The response I have had to my last column (Sept 10, 2009) on the plant Sanjeevani has been gratifyingly large. While some named a few other locales where plants with the same name are found, others named competitors to Selaginella for this distinction.
But the most scientifically rigorous and illuminating response has come from the famous plant biologist Dr. Ramesh Maheshwari of Bangalore. He pitched Selaginella as Sanjeevani from a biochemical angle. His reason focused on this plant’s ability to play dead for months and “resurrect” itself into life in full bloom when water is sprinkled on it.
This remarkable ability is shared by a few other plants such as Rudanti or D.fimbriatum found in the Western Ghats, and Myrothamnus of Zimbabwe in Africa. The logic used by Drs. Ganeshaiah and colleagues in suggesting that Selaginella or D. fimbriatum could be Sanjeevani was based on the traditional medicinal belief “Like cures Like”.
Since Sanjeevani is a plant that resurrects itself from inertness to bustling life, it is believed to resurrect near-dead people into active life. But what is the mechanism by which it is able to “go dead” and revive itself when conditions are favourable?
Professor Maheshwari points out that such “resurrection plants” are the only plants that contain the sugar called trehalose, instead of the usual sugar sucrose. And trehalose has some remarkably unique properties that no other sugar has. And the secret of resurrection plants lies in their ability to synthesize trehalose and store it as a preservative agent.
What is it about the sugar trehalose that is special? Trehalose is a molecule made up of two glucose molecules stitched together chemically; it is thus a dimer of glucose or a diglucoside. Now, a glucose molecule has five hydroxyl groups, using any one of which it can stitch itself (or chemically bond with) another glucose.
Given ten such hydroxyls, and each of them spatially disposed in one of two ways, the number of possible glucose dimers is large indeed. The resultant shape of each diglucoside, with its hydroxyl groups flung out in space, is thus a mélange or medley of molecular shapes that could teach gymnasts like Nadia Comaneci some lessons.
If maltose adopts a characteristic shape because of the way its atoms are put together, cellobiose has a different shape of its own and trehalose its own. And it turns out that the way that some of the relevant hydroxyl groups of trehalose are disposed in space exactly mimics the way water molecule is shaped — as a tetrahedral prism.
In a soup or cellular cytoplasm containing trehalose and water, when the water is evaporated off by dehydration, trehalose appears to take over, attaching itself to the cellular molecules, membranes and other units in exactly the same geometrical way that water does; and the system does not seem to realize it has lost water.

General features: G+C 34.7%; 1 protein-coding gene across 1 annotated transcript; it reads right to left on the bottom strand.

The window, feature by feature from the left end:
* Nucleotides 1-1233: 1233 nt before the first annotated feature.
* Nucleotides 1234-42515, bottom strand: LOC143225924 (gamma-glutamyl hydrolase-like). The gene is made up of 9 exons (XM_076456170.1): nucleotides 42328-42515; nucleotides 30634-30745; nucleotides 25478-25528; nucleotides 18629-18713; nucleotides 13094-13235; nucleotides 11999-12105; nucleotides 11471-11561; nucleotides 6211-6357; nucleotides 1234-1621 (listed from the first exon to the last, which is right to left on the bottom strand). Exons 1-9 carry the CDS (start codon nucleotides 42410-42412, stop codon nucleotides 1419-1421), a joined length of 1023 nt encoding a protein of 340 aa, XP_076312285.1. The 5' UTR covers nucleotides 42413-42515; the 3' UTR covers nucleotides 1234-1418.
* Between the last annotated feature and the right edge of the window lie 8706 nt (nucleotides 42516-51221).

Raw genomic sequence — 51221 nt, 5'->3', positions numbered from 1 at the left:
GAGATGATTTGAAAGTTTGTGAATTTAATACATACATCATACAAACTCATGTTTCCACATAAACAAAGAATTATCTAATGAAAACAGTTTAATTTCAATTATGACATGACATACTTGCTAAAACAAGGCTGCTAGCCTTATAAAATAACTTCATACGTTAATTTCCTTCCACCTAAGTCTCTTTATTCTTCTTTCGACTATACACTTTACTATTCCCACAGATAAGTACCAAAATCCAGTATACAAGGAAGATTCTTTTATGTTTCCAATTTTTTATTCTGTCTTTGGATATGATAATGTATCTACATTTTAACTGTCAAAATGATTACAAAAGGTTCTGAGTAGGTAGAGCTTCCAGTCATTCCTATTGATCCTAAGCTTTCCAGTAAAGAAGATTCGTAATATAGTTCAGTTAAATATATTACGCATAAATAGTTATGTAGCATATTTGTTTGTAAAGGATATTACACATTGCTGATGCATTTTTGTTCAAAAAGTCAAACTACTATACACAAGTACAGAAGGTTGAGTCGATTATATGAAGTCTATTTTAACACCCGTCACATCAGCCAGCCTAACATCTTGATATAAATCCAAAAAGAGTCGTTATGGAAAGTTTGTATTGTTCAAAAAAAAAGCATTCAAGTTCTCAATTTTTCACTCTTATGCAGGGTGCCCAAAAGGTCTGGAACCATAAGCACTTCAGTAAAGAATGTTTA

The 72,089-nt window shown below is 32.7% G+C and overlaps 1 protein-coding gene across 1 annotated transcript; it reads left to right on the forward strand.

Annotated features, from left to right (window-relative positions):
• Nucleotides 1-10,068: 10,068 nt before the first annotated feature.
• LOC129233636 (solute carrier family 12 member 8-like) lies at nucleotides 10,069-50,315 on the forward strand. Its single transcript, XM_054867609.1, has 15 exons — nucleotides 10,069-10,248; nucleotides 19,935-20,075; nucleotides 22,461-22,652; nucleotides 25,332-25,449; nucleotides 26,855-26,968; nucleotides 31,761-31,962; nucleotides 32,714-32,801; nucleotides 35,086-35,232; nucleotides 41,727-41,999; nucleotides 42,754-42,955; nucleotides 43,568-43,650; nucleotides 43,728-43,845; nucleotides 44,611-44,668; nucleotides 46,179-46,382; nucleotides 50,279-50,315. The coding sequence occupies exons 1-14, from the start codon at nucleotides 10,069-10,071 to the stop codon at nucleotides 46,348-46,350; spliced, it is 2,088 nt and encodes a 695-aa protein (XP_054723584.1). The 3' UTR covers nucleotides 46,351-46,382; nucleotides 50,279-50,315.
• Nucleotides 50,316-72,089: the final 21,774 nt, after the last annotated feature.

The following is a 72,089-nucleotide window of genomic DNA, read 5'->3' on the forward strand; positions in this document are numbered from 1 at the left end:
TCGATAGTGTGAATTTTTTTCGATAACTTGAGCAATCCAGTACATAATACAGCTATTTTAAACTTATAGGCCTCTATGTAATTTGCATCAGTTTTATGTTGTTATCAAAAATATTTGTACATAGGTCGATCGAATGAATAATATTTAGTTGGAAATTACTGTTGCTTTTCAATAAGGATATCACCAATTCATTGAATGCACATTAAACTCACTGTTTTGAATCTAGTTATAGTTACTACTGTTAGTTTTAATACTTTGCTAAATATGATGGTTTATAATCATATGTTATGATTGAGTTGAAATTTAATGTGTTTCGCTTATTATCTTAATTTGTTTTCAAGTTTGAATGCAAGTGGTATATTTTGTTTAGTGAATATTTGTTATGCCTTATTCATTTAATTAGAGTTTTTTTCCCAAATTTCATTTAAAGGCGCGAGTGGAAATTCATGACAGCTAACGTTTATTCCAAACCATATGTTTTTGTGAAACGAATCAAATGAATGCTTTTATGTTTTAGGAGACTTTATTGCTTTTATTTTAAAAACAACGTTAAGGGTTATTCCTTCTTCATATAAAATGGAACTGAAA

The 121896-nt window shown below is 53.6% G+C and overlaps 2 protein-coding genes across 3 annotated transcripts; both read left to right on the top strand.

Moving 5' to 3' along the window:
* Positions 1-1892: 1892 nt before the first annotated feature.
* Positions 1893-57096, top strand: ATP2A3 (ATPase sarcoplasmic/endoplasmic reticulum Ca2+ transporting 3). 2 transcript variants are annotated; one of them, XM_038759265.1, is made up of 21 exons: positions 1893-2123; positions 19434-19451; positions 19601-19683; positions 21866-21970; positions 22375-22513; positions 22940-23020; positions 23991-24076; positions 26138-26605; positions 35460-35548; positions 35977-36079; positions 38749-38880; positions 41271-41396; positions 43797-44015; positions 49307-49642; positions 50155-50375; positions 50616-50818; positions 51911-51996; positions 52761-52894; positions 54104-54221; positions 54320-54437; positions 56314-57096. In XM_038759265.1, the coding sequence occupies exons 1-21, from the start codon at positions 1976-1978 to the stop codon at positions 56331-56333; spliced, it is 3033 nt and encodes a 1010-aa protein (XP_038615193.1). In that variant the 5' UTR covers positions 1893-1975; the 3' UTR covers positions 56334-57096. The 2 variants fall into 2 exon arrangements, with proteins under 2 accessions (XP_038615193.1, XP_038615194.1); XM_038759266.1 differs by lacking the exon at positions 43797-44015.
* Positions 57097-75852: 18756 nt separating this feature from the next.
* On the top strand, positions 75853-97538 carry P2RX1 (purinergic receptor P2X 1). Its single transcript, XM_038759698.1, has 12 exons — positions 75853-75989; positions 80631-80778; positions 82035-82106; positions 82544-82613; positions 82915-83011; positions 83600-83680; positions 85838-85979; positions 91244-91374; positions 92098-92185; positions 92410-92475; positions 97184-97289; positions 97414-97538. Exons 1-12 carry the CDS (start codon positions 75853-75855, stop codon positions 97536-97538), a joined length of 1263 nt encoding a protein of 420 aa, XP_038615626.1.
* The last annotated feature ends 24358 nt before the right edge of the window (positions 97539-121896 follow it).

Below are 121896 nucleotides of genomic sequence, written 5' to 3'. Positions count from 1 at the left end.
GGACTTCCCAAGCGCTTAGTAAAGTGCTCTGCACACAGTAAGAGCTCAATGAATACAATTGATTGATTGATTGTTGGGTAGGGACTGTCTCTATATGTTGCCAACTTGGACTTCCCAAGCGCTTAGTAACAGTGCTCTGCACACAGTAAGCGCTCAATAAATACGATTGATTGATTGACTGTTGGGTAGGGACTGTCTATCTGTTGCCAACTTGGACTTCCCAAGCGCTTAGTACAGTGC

Professor James Clegg of the University of California at Davis is the pioneer in studying this phenomenon of how trehalose takes up the role of water in maintaining the integrity of cells, tissues and even organisms as they are desiccated.
He showed over fifty years ago that a particular type of shrimp called Artemia Salina produces embryos in the form of capsules or cysts that can survive complete dehydration, at a state where metabolism, as we understand it, ceases. He called this phenomenon “anhydrobiosis” or life in the dry state.
When the cysts are rehydrated, they rapidly imbibe water, resume active metabolism and develop into full grown shrimps. Since this remarkable discovery of Clegg and the role that trehalose plays in “playing water”, keeping the cellular components in “deepfreeze” as it were, others have tried using trehalose as a preservative for cells, blood, vaccines.
The idea here is to dispense with the “cold chain” or refrigerated storage and transport. Trehalose stabilized free-dried products are currently in various stages of development and clinical trials for human use.
Turning now to plants, not all plants synthesize trehalose and store them within themselves. It appears that the class that the plant Selaginella belongs to is the one that does so with ease. And for good reason — since they are among the oldest plants known to us (Dr. Jo Ann Banks of Purdue University traces them to at least 400 million years ago), and have had to survive climate catastrophes of various kinds.
And apart from making trehalose to let them keep alive, they also have been able to gain genes that produce molecules to fight infection win over natural and invader–induced stress, to repel predator plants and animals, and produce plant hormones that help them grow well.
And some of these molecules are now seen to be of use in medicine, as Lord Lakshmana found out. Incidentally, I cannot resist pointing out at the same time that Sanjeevani, with its ability to go to sleep for long, beats Kumbhakarna hollow!